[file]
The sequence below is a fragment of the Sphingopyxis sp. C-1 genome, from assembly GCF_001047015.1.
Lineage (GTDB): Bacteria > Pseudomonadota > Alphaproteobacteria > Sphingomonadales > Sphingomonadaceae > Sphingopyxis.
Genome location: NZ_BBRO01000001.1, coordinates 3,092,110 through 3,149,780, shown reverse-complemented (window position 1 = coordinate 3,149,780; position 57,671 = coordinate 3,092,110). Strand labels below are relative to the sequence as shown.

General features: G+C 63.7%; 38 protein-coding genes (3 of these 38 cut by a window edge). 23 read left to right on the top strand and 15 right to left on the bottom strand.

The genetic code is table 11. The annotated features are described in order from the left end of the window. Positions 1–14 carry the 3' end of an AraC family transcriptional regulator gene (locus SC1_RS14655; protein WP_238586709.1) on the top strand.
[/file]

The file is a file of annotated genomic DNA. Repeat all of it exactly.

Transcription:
The sequence below is a fragment of the Sphingopyxis sp. C-1 genome, from assembly GCF_001047015.1.
Lineage (GTDB): Bacteria > Pseudomonadota > Alphaproteobacteria > Sphingomonadales > Sphingomonadaceae > Sphingopyxis.
Genome location: NZ_BBRO01000001.1, coordinates 3,092,110 through 3,149,780, shown reverse-complemented (window position 1 = coordinate 3,149,780; position 57,671 = coordinate 3,092,110). Strand labels below are relative to the sequence as shown.

General features: G+C 63.7%; 38 protein-coding genes (3 of these 38 cut by a window edge). 23 read left to right on the top strand and 15 right to left on the bottom strand.

The genetic code is table 11. The annotated features are described in order from the left end of the window. Positions 1–14 carry the 3' end of an AraC family transcriptional regulator gene (locus SC1_RS14655; protein WP_238586709.1) on the top strand.